I am delighted to say that I have not fupped a single duck since I started doing this. But, as I learned in IT, make something idiot-proof and the idiot gets upgraded. I may not mistake my films any more, but I have moved on to greater things and discovered many new and interesting ways to fail.

Go me!

Hoods ‘n the boyz

Lens hoods – a good thing all round. There are those clever petal-shaped ones, square or rectangular ones to match the film format, the odd but sexy Leica ones with the cut-aways plus various rubber offerings. But what if you need one for a particular lens, perhaps only for a short time? How about making one?


We’re not talking 3d printing here. With a bit of calculation and the kind of drawing set you had at school, you can make a custom lens hood from black paper.

What you are going to make is a frustum, a cone with the top cut off. The narrow end of the frustum will fit over the front of your lens. The angle of the sides will match the angle of view of your lens. The depth of the hood will be what you want to make it, limited only by the size of your sheet of paper. There are some calculations involved, but I did this once in a spreadsheet so I only need to enter the key measurements to make a new hood.

The first key measurement is the diameter of the front of your lens. The lens hood will need to be a sliding fit over the lens. This measurement is not the filter thread size – measure the actual diameter of the lens.

Next is how deep you want the hood to be. This is handy if you are making a hood for a special situation, like using a long lens in strong side or frontal light.

Lastly, the difficult measurement: the lens’ angle of view. This can be difficult because it’s not just a function of the lens focal length: it’s the relationship between the focal length and the size of the film or sensor. This is why a 50mm lens is considered standard on 35mm film, but a 6×6 negative on 120 film uses a 75mm or 80mm lens.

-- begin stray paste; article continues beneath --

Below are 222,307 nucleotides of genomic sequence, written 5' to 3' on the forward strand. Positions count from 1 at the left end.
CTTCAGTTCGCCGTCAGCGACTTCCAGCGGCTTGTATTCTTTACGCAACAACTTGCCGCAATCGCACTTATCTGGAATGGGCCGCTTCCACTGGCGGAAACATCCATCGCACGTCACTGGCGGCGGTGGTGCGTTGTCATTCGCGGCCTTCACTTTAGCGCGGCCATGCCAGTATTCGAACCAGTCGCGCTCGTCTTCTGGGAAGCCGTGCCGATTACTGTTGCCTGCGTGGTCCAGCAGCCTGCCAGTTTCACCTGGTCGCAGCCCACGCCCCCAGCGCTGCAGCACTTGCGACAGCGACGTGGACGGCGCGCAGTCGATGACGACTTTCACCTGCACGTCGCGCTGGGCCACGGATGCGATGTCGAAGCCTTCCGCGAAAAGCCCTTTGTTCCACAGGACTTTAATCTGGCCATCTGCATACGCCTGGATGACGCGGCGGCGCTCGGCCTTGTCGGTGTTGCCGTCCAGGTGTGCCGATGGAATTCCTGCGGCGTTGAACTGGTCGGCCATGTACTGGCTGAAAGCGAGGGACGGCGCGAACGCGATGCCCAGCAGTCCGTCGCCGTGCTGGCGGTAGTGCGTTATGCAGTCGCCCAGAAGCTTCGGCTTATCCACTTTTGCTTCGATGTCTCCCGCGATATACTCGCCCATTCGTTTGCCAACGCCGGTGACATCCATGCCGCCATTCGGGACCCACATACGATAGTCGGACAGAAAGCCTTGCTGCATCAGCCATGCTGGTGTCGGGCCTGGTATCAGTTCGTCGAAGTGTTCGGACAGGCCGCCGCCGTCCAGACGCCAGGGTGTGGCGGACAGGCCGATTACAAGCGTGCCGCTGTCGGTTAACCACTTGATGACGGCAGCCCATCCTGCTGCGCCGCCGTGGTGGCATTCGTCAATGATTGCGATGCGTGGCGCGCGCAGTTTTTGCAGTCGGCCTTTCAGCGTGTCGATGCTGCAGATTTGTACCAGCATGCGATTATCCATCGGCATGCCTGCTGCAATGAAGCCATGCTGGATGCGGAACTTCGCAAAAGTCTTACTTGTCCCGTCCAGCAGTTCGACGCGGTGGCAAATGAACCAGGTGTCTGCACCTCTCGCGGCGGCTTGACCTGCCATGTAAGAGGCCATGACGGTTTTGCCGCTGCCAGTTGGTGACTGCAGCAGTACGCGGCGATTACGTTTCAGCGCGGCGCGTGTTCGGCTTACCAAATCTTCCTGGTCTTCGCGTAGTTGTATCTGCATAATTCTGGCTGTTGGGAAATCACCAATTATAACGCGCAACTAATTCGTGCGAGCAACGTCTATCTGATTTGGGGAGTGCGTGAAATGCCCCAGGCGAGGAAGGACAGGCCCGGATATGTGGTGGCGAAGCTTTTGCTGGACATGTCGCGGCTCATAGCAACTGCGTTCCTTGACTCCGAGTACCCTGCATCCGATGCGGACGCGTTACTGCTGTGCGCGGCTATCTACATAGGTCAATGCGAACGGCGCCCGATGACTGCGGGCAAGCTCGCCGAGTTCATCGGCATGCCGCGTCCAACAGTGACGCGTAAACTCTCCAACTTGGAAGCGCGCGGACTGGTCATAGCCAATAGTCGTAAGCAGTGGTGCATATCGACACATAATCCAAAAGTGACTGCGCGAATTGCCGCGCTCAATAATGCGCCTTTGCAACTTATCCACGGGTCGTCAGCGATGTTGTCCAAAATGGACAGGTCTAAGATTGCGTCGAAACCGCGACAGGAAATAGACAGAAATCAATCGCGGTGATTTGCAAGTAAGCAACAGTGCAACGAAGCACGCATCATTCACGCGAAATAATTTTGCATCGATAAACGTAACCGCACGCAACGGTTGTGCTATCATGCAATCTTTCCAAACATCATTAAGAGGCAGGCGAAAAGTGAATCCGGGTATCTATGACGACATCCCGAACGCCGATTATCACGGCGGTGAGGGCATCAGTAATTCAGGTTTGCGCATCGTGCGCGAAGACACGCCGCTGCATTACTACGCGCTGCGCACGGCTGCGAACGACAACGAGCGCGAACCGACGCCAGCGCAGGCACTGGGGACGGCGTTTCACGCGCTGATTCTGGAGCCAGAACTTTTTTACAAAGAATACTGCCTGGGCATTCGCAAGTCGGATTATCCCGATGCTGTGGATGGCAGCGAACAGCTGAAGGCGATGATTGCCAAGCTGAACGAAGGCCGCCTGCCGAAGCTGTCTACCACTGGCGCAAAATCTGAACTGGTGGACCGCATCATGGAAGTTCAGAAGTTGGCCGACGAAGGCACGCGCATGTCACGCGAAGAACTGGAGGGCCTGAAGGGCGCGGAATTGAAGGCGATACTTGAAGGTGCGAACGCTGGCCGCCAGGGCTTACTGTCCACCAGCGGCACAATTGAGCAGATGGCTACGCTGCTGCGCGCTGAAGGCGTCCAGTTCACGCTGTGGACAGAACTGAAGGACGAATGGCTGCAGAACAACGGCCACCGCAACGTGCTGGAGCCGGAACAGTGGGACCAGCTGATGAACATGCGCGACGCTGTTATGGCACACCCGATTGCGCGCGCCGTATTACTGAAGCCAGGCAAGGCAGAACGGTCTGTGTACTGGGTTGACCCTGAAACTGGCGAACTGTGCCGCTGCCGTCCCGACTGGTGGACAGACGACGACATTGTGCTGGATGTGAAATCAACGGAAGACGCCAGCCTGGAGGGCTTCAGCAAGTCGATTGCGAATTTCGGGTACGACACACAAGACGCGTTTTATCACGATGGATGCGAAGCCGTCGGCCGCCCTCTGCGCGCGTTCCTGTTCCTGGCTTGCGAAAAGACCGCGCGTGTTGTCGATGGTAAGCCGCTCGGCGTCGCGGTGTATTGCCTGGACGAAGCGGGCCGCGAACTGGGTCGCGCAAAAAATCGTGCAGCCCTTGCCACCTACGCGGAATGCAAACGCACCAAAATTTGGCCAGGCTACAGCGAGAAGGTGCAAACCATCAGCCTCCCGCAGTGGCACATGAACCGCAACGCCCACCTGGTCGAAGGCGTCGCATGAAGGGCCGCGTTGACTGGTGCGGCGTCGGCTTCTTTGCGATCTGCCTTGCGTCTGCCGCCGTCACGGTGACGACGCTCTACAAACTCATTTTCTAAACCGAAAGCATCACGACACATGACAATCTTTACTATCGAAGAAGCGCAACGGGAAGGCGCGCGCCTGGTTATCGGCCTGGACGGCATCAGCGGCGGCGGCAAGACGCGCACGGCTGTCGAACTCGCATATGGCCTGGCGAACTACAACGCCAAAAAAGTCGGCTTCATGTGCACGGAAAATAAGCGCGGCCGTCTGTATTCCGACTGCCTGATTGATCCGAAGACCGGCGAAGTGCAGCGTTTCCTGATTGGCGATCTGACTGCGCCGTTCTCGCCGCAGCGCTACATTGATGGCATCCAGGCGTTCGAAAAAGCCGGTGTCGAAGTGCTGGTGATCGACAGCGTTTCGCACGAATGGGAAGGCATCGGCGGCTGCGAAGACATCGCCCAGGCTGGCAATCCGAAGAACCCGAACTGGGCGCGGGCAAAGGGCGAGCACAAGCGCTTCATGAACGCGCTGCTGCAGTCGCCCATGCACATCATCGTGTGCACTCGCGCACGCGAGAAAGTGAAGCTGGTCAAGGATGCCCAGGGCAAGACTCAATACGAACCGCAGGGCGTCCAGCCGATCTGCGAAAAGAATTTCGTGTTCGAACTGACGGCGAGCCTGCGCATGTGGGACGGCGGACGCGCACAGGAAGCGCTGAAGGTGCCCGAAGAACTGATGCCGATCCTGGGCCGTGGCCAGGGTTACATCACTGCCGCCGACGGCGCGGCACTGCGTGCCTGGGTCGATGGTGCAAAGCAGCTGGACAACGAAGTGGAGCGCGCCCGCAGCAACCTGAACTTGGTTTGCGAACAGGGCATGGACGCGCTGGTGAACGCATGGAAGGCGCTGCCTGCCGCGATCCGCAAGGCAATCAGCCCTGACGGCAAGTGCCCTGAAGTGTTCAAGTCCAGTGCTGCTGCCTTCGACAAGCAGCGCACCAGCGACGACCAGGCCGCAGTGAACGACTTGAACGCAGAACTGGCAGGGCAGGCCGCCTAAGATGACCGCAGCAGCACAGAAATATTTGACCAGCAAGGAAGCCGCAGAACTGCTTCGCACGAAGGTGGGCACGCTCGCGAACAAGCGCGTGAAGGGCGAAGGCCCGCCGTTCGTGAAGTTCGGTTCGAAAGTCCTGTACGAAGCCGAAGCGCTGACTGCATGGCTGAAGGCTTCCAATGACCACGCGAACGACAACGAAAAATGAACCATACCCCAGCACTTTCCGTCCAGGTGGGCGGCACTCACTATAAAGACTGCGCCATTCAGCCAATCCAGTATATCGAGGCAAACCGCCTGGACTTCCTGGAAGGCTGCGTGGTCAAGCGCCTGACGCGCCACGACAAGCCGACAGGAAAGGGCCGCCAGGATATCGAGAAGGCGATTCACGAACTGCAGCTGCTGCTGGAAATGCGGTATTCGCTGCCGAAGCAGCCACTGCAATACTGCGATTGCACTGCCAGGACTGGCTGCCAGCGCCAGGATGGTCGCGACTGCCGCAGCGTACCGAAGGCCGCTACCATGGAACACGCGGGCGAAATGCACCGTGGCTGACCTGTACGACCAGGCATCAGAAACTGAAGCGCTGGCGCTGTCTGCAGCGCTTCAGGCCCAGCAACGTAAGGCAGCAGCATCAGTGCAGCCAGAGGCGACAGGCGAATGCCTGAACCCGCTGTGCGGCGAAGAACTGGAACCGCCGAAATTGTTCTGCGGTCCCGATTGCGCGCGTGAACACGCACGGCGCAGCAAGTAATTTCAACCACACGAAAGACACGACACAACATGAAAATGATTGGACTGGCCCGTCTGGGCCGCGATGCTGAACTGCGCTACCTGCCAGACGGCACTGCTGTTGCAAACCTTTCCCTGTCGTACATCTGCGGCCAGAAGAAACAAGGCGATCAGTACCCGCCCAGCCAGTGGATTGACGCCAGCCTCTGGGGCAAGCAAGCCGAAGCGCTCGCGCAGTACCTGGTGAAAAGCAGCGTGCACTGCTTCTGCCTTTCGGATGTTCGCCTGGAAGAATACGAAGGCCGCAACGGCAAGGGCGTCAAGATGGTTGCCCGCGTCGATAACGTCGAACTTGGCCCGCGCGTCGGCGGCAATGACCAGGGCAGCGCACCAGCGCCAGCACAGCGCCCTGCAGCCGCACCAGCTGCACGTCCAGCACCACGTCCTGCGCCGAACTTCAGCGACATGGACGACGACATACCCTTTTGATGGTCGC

What could be a right chore is made simple by looking-up your lens and film/sensor combination in previously published data. The BJP had a great article plus graphs in the 116th edition in 1976, but I bet you didn’t keep yours… There is also a useful calculator here.
I’ve got a 55mm lens for a 35mm camera. Looking-up the angle of view from the calculator I’ve linked above, the diagonal angle for a 35mm frame is 43 degrees. I use the diagonal angle because anything less than this is likely to vignette the corners. So this means my lens hood should be a cone with an angle of 43 degrees. I fancy making the lens hood 50mm deep – for no other reason than it feels like a useful compromise between no use and too big.

The last key measurement is the diameter of the lens; in this case 57mm.

So I want to do the trigonometry to calculate a frustum with a 57mm wide hole at the top, the sides sloping at an included angle of 43 degrees and with a vertical height of 50mm. The first time I did this I did all the calculations myself. Then I discovered a dedicated website with the sole intention of providing the calculations needed to effectively open-up a frustum and lay it out as a shape that can be drawn on paper. The formulae look difficult, but it’s simple to put them in a spreadsheet. If you provide cells to put the specific values into – lens diameter, angle of view, depth of hood – the same spreadsheet will give the drawing measurements for any hood that takes your fancy.

I made the calculations for my hood and got three key measurements: two radii needed to draw the pie-slice on the paper and an angle of arc for which I need to draw the curves. In the case of my special lens hood, I need to draw two arcs with radii 78 and 132mm and to draw the arcs with a sweep of 132 degrees.
Here’s a picture.

Hood 1

I used plain black art card. For the pictures I marked it out using a white pen, but for normal use I would use a pencil. I marked a tab at the end of the arc to give myself an overlap that I could hold down with tape. If I was going to use this hood a lot, I would use the tab and a slot to let me disassemble the hood when I wasn’t using it (or I would hold it together with masking tape, which peels off). I also left some extra material on the inside of the smaller radius. This is cut into a number of tabs that will go over the lens and hold the hood in position, particularly if you put a bit of tape on them.

Hood 2

It’s easy to find a protractor, but a large set of compasses is more difficult. I use a bit of card with holes for the tip of the pencil and a pin to pivot on.

Hood 3

Cut out and fitted it works just fine.

Hood 4

This is an excellent way to make a hood for short-term use or for a lens that you would not otherwise be able to fit. Unstick the masking tape and the hood can be stored flat.

There you go – something useful for a change in place of the usual grumbling.
If anyone wants to use my spreadsheet rather than do your own calculations, drop me a comment and I will post it somewhere accessible.